A basic tool
A shovel is a simple tool for moving bulk material and digging. There’s nothing complicated about a shovel. A person who uses one regularly learns the craft of shoveling. There are expert shovelers. But someone who rarely uses a shovel may stand awkwardly, bend over too much, reach too far, or hold the handle incorrectly. You’ve probably seen a child struggle to manage a long-handle shovel. There are obviously skills to shoveling.
Imagine someone who’s never even seen a shovel. Think how foreign it would look - a wooden pole with a piece of metal at one end. They may mistakenly hold the blade and try to dig with the handle. That would be a terrible way to use a shovel. That person could easily conclude that for digging that “shovel thing” is worthless. This is the same way some people see 5-Whys. But they’re just holding the shovel upside down.
Don’t complicate what is simple
A 5-Why is an excellent way to dig into a problem if you use the tool effectively. Most 5-Whys users adhere to the conventional approach of asking exactly five why questions written in sentences down the page with the fifth Why providing the root cause. They’re using the tool, but not well. It’s like they’re holding a shovel with their hands facing the wrong way and their arms crossed. Companies sometimes make simple complicated. Toyota maintains a strict interpretation of 5-Whys. We’ve made a few simple tweaks to their traditional 5-Whys approach. See our 5-Why Cause Map for the Welding Robot Example from Toyota’s website.
5-Whys is cause-and-effect
I’ll admit I’m biased. I’ve worked a lot of investigations using our Cause Mapping method of root cause analysis that began with just a few "why" questions that expanded to a lot more causes. The analysis of a problem doesn’t have to stop at 5-Whys. It can pass right through. Asking five Whys is simply identifying five cause-and-effect relationships in series. Understand cause-and-effect is fundamental for explaining how and why things happen. It’s the basis of the scientific method. The Cause Mapping method starts with one Why question then builds into 3 to 5-Whys. The analysis may expand to a 10 or 15-Why or more depending on the incident. See our Cause Map for the Alternator Belt Example from the Wikipedia page for a 5-Why.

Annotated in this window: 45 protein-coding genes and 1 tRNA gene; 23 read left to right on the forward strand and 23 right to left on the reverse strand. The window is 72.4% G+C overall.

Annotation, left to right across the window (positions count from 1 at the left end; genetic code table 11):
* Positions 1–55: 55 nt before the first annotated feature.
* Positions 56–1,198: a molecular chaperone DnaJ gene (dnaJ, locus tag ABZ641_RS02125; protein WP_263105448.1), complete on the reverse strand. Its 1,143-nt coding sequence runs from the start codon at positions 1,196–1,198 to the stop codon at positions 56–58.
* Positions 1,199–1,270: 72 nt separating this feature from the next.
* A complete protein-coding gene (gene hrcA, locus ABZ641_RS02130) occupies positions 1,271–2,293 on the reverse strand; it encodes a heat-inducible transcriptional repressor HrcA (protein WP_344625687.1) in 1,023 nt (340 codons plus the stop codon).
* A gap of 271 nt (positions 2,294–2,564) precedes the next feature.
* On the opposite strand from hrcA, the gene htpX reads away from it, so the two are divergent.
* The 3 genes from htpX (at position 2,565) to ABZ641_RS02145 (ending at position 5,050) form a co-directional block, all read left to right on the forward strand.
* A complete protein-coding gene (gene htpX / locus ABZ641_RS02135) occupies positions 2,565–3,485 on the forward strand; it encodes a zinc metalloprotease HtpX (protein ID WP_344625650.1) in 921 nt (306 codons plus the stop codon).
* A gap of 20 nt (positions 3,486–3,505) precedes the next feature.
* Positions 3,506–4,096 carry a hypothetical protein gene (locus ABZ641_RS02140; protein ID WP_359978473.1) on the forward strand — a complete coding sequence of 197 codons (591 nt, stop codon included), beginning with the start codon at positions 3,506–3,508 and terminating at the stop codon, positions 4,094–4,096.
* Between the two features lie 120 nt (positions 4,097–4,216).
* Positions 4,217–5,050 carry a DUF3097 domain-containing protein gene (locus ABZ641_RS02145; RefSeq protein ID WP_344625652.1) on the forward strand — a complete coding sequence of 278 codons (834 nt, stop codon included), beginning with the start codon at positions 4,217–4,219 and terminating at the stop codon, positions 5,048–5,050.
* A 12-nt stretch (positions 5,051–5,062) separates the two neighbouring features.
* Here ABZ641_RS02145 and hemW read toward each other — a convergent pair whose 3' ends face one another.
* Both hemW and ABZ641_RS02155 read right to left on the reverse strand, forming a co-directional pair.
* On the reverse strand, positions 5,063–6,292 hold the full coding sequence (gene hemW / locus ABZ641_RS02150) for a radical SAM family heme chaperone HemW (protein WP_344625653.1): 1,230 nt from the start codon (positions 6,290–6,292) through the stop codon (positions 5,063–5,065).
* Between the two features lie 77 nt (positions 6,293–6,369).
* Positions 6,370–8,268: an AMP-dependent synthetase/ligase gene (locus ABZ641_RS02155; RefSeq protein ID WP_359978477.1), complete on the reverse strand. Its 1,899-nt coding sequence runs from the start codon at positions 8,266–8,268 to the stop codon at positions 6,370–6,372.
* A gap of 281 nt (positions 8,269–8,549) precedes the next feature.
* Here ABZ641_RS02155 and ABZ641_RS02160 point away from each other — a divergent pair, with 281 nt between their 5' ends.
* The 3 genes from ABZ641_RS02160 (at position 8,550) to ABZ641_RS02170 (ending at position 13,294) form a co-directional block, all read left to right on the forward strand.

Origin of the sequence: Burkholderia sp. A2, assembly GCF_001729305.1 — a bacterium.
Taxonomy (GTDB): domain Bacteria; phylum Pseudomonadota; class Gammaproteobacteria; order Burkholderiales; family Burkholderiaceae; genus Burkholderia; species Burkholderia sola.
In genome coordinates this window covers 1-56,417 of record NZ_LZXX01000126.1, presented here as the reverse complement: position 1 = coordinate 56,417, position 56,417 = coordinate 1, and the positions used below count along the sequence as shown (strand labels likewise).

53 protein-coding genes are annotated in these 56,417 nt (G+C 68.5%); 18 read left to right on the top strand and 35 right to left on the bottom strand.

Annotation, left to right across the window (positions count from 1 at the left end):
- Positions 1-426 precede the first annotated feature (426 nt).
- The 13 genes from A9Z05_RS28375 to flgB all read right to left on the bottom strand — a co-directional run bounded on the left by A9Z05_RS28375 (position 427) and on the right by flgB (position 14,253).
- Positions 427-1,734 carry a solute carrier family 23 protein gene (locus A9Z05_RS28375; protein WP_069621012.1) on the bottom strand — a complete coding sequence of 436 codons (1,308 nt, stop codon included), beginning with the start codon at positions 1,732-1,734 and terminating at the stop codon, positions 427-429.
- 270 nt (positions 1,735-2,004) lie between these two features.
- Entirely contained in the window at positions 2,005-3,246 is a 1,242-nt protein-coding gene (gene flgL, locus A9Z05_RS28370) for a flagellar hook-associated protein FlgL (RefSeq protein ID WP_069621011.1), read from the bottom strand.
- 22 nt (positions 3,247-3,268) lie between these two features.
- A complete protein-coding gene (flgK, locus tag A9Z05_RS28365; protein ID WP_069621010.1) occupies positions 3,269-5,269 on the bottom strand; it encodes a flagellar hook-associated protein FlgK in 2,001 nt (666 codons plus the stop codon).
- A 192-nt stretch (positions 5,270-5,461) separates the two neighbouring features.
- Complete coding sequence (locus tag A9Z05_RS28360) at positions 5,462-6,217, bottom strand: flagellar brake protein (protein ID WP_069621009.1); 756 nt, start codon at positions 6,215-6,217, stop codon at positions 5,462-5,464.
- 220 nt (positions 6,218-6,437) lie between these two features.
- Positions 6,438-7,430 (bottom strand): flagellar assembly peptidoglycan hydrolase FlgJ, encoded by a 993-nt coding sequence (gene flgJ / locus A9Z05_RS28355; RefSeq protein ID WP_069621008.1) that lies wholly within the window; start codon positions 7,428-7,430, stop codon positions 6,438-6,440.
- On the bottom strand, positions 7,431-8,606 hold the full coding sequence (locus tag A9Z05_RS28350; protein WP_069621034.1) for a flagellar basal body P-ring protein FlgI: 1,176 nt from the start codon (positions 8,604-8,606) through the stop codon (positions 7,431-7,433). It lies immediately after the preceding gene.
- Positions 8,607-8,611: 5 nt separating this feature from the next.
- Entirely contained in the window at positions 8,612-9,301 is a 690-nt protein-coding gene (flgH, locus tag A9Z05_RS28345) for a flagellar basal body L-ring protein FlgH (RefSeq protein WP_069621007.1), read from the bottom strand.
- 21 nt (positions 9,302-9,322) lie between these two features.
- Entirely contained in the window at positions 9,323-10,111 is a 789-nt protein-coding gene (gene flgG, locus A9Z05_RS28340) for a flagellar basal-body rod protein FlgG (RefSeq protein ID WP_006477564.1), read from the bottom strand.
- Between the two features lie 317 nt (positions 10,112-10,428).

Five isn't a limit - you're just getting started
Some believe 5-Whys is only for small problems and that different techniques are required for bigger problems. That premise contradicts the principles of cause-and-effect. Big problems have more Why questions. Just like with a shovel, you can dig as much as you need. Five is a great start, but it’s not necessarily the end and it shouldn’t restrict the analysis. The Cause Mapping method provides a consistent way to start and expand all investigations – small and large. Watch the video below on How to Conduct a 5-Why – Titanic Example.
Problem solving clarity
ThinkReliability helps companies establish a 5-Why baseline so that frontline employees, technical leads and management have a simple, consistent, and effective approach to work all problems. The Cause Mapping method reinforces cause-and-effect thinking within each investigation. If your organization could benefit from better problem-solving and better incident investigations, then attend one of our Cause Mapping workshops. Click here to find out more. Learn the differences between popular problem-solving approaches and the Cause Mapping method of root cause analysis.
Get some evidence
Remember, shovels are simple. Don’t let digging into a problem become complicated in your organization. Focus on the basics to keep things simple. Take a scientific approach to problem solving by testing our Cause Mapping method on one of your problems. Get your own evidence. Find out if a Cause Map is simpler, more thorough, easier to understand, and provides better solutions than what you’re doing now.
How to get started
Download our free Cause Mapping Template in Microsoft Excel below and watch our Getting Started video. Becoming a better problem solver is good for your company. Keep upgrading your skills. If you’d like us to build the Cause Map for you as a demonstration, contact our root cause analysis help desk.